In their annual report, Bramley Baths showed it has proved its worth as both a local asset and business, recording the highest visitor numbers at the facility. Over 1000 children are learning to swim there each week, and 10 local teenagers have been trained as lifeguards.

The facility is now open seven days a week and employs 20 staff. Despite keeping entrance prices low, the organisation has generated a surplus of £63k this year which will be invested back into the business.

Mental health

The links between swimming with good mental health and wellbeing are well established.

Almost half a million (492,000) British adults with mental health conditions who swim say that they have reduced the number of visits to a medical professional regarding their mental health as a result of swimming.

And recent research in the London Borough of Hounslow found developing and designing sports activities in partnership with the local community could be key to meeting government targets for raising activity levels.

However, with mental health support services closing at an even quicker rate than swimming pools, some believe it’s compounding the mental health crisis in Britain, not to mention making people fatter.

Last year New Start visited two pools in Birmingham which are now swimming in the right direction after years of uncertainty, and are giving communities a place to meet, socialise and exercise.

Swimming pool closures are nothing new and the community in Bourneville fought bitter battles with the council in the 1980s to keep the Bourneville Lane Baths open. They failed and it stood derelict for over 20 years before the local authority sold some nearby land which freed up the funds needed to restore the baths, topped up with a £1.2m grant from the Heritage Lottery Fund.

Standing on a major artery into the city centre the listed building had become an eyesore, and it was looking like a matter of time before it would be demolished.

The building, renamed Stirchley Baths, boasts a range of classes, from Arabic to Zumba with just about everything in between. It’s also rented out for private functions, including weddings and business conferences.

Nearly three years on from opening, it’s a model that has given Stirchley a huge boost, with a SocialLifeUK survey of residents reporting 48% ‘strongly agreed’ and 34% ‘agreed’ with the statement ‘I feel an increased sense of pride or well-being since the Baths have been restored and reopened.’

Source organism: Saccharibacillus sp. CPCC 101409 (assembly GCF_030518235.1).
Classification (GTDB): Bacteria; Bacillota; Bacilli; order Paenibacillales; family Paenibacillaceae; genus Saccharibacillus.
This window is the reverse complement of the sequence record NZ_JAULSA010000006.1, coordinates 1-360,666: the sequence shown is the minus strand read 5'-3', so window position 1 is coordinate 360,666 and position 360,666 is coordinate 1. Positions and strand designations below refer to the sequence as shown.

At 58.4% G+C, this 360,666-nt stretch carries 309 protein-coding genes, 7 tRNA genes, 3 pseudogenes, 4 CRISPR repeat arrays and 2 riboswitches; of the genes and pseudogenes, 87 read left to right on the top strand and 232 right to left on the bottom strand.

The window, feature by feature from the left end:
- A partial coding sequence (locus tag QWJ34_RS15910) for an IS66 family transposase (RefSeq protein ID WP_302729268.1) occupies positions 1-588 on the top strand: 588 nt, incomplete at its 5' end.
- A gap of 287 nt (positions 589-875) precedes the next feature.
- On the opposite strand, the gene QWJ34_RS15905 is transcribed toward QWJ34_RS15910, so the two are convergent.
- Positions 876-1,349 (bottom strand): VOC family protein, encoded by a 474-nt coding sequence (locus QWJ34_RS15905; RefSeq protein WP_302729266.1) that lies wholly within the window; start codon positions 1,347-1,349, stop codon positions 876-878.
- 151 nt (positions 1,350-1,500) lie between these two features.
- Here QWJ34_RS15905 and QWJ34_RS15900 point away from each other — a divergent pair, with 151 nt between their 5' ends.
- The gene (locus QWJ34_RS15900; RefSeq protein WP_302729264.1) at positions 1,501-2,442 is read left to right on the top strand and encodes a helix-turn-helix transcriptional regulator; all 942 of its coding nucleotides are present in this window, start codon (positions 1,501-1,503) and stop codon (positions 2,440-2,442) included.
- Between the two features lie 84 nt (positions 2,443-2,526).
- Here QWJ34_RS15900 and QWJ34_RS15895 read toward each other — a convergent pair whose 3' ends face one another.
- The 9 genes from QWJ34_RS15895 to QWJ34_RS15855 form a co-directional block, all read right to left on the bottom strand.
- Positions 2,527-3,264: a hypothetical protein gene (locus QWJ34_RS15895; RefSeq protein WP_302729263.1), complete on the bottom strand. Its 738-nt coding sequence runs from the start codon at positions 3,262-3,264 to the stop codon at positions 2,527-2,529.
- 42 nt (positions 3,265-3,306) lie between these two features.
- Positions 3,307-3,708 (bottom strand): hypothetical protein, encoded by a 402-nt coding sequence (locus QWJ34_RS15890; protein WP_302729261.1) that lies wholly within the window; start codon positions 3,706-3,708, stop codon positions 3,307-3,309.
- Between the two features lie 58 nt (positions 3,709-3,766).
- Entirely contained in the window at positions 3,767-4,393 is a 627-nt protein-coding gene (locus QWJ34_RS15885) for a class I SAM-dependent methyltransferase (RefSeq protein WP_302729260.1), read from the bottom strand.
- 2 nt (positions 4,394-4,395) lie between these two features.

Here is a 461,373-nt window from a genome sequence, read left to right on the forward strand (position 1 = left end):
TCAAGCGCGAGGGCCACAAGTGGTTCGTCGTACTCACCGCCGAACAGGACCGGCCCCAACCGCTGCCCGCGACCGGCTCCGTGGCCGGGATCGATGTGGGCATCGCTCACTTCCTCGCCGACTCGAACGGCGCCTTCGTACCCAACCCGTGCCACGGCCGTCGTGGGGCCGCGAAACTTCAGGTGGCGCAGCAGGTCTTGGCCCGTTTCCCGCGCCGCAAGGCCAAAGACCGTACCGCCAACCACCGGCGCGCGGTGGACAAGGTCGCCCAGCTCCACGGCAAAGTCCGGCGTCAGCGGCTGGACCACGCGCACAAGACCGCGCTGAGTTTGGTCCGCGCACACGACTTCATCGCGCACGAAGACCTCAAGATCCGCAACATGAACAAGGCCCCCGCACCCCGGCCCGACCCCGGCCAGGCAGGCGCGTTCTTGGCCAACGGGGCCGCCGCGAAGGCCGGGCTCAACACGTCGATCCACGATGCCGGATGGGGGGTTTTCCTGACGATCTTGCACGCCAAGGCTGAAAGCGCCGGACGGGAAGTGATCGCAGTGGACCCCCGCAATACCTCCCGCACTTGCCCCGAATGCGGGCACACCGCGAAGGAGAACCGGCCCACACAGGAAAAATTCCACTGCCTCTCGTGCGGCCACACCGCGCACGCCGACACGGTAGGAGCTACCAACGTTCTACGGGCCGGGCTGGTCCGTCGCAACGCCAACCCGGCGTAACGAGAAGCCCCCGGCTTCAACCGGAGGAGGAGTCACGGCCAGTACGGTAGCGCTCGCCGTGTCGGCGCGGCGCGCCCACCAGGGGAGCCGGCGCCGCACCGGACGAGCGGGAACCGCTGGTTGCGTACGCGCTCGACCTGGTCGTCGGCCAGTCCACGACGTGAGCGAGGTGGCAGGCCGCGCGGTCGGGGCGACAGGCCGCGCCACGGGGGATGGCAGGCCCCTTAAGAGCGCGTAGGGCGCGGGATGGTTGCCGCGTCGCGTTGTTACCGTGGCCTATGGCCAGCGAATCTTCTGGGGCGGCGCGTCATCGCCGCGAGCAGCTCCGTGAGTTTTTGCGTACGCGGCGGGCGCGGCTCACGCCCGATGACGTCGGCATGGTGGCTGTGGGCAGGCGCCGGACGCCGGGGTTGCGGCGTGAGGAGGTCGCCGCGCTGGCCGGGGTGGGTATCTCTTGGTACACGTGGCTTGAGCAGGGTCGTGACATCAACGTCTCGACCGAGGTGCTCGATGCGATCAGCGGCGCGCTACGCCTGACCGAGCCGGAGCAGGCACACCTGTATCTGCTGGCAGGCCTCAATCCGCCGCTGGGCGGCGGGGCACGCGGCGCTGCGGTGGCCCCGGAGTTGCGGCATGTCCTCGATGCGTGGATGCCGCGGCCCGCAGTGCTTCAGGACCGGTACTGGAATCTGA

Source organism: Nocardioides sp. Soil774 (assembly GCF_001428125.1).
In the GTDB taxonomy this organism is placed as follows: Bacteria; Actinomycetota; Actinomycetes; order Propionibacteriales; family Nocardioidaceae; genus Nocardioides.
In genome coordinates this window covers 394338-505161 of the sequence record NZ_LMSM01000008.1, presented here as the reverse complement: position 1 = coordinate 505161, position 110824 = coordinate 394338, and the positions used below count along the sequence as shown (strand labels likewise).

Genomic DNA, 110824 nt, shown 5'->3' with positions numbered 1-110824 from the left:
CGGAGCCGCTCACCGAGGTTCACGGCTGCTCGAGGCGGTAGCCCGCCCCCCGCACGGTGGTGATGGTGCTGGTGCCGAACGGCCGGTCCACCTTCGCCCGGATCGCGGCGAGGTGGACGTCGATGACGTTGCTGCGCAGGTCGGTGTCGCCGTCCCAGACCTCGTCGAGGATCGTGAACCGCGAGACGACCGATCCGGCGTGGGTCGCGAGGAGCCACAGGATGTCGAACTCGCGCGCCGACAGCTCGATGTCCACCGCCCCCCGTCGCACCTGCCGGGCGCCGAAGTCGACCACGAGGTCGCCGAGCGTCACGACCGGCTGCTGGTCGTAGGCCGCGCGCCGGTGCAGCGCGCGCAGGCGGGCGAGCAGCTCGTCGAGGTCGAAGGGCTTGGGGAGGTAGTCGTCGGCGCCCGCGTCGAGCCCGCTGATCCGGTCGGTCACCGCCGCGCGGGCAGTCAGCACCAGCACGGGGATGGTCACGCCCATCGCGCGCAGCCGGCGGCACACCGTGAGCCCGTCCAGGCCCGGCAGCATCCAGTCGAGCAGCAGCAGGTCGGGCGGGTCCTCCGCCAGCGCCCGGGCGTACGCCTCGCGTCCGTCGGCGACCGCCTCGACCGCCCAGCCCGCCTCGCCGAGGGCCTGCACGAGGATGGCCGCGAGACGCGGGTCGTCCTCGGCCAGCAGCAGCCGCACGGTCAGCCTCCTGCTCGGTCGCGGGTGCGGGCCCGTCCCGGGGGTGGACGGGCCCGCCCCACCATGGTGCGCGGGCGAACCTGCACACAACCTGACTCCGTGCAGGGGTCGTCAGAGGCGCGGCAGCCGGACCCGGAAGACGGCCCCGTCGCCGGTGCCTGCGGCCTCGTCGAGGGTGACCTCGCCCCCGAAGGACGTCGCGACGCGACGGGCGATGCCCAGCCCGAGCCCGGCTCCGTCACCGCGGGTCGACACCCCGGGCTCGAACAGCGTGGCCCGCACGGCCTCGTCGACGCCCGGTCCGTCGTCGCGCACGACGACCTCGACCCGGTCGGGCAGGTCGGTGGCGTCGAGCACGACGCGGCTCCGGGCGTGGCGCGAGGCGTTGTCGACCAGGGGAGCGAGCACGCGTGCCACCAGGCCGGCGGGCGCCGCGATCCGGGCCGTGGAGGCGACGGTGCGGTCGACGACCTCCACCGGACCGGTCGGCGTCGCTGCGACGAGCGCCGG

Castle Vale

10 miles north east of Stirchley Baths is the Castle Vale housing estate.

In 2015 Ray Goodwin, chief executive of the resident-led charity on the estate was determined a similar fate to Bournville Road wouldn’t befall the Castle Vale pool, which was costing the council £250,000 a year and was earmarked for closure.

After the residents successfully took over the estate library, the city council approached them again to see if they’d be interested in running the swimming pool. After some initial hesitation they took it on, and it is now generating a surplus.

‘With health and wellbeing services closing there’s a correlation to obesity and breakdown of family units,’ says Goodwin.

‘Why else put yourself through the pain of running an enterprise, which is about people paying money, to keep a business going?’

‘We did it through blood, sweat and tears and a lot of people giving a lot of time and a lot of frustration. People gave everything to keep it going. It was sheer willpower. We turned something that was on paper financially inviable to something that’s viable.’

Last week Glasgow City Council announced that it would be giving Whitehill a reprieve.

It would survive, for now. But last week the authority also approved a ‘Property and Land Strategy’, which gave a green light to a potential fire sale of assets in the face of a £51m budget surplus for 2019.

Whitehill campaigners are worried that their battle isn’t over, and come next year they will be back in the deep end.